One hour after the fatal crash of a Staten Island Ferry, police called to the house of a man identified as its pilot found him with a pellet shot to the head and slashed wrists, police sources said last night.
The man was identified as Richard Smith of 75 Margaretta Court in the borough's Westerleigh section -- about a 10-minute ride from St. George, the scene of the accident.
"The assistant captain at the controls collapsed," said
Councilman Michael McMahon. "By the time the other captain
could get control of the ship, it was too late."
According to McMahon, the crash was related to "health problems and
medication" -- reportedly for a blood pressure problem.
Early results indicated alcohol was not a factor, according to a high-ranking law
enforcement source speaking to the Associated Press on condition of anonymity.
National Transportation Safety Board chairwoman Ellen Engleman
said today the agency has "a lot of conflicting reports" about
the pilot's condition prior to the crash. "We don't want to pass on stories or rumors," she said.
Smith, 55, spoke with police yesterday, but has not yet been interviewed in
depth, Engleman said.
Alan Abramson, an attorney for Smith, released a two-sentence
statement today after meeting with the pilot's family.
"The family and all concerned hope that people will not rush to
judgment," said Abramson, who has yet to meet with his client.
"Their prayers go out to all the victims."
Smith was taken to St. Vincent's Medical Center on Staten Island in police custody, the sources told Newsday, as officers cordoned off his house with wooden barricades and posted police there.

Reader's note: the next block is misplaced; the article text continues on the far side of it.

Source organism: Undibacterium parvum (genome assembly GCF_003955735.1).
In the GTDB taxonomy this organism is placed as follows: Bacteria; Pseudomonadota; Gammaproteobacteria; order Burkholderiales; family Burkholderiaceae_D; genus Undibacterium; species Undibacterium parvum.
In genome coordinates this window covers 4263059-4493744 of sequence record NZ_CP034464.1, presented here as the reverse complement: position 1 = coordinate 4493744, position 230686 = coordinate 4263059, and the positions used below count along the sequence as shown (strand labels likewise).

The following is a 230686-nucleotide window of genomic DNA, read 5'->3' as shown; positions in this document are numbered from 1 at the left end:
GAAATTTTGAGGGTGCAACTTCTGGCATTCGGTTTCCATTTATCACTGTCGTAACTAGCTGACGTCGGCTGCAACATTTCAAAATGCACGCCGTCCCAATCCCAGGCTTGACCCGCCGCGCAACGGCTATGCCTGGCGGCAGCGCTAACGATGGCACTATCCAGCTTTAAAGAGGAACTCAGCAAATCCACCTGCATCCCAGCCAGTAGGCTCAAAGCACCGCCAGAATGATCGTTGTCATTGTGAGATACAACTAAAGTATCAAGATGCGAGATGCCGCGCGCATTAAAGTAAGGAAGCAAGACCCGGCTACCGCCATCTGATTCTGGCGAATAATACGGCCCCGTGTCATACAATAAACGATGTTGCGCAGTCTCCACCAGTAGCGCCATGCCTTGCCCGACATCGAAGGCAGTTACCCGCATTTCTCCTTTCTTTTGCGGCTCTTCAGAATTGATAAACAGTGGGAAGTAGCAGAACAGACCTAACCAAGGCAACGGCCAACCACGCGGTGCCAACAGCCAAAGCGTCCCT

About 4:20 p.m., a male caller to 911 said the boat's captain had tried to kill himself at that address. That's when police responded.
Neighbor Sheryl Syverston, 52, said police talked to her about the captain and told her he tried to hurt himself. She saw the captain taken away on a stretcher, his wife and sister following.
"It's terrible, just terrible," Syverston said. "He's such a nice man. A real family man. All I can do is just pray for them."
Syverston said Smith never talked about work but she often saw him leaving home and returning in his uniform.
Another neighbor, Stella LoBianco, said Smith is a Staten Island native who has lived at his current house for 23 years. They talked about gardening and raising children. She said he was happy when he became a captain six years ago and the neighbors were happy for him also.
The father of four has many interests, including gardening and playing classical piano. "I could hear him practicing. It was very beautiful," LoBianco said.
When one of his daughters graduated from high school recently, he bought her a flower arbor, neighbors said. At one time he was also fascinated with antique cars, spending hours refurbishing a
1941 Ford sedan in his driveway.
"He had to be totally traumatized when he left that boat," said LoBianco. "If he saw what had happened, he would just have to be totally traumatized by the effect of what happened. It's going to get worse for him."
Iris Weinshall, department of transportation commissioner, said Smith has worked for the city for 15 years and has a clean record. "He has a lot of senority, she said, adding that staffers are combing personnel files "to ascertain if there is anything we should have seen."
Sources: Ferry Pilot Tried Suicide
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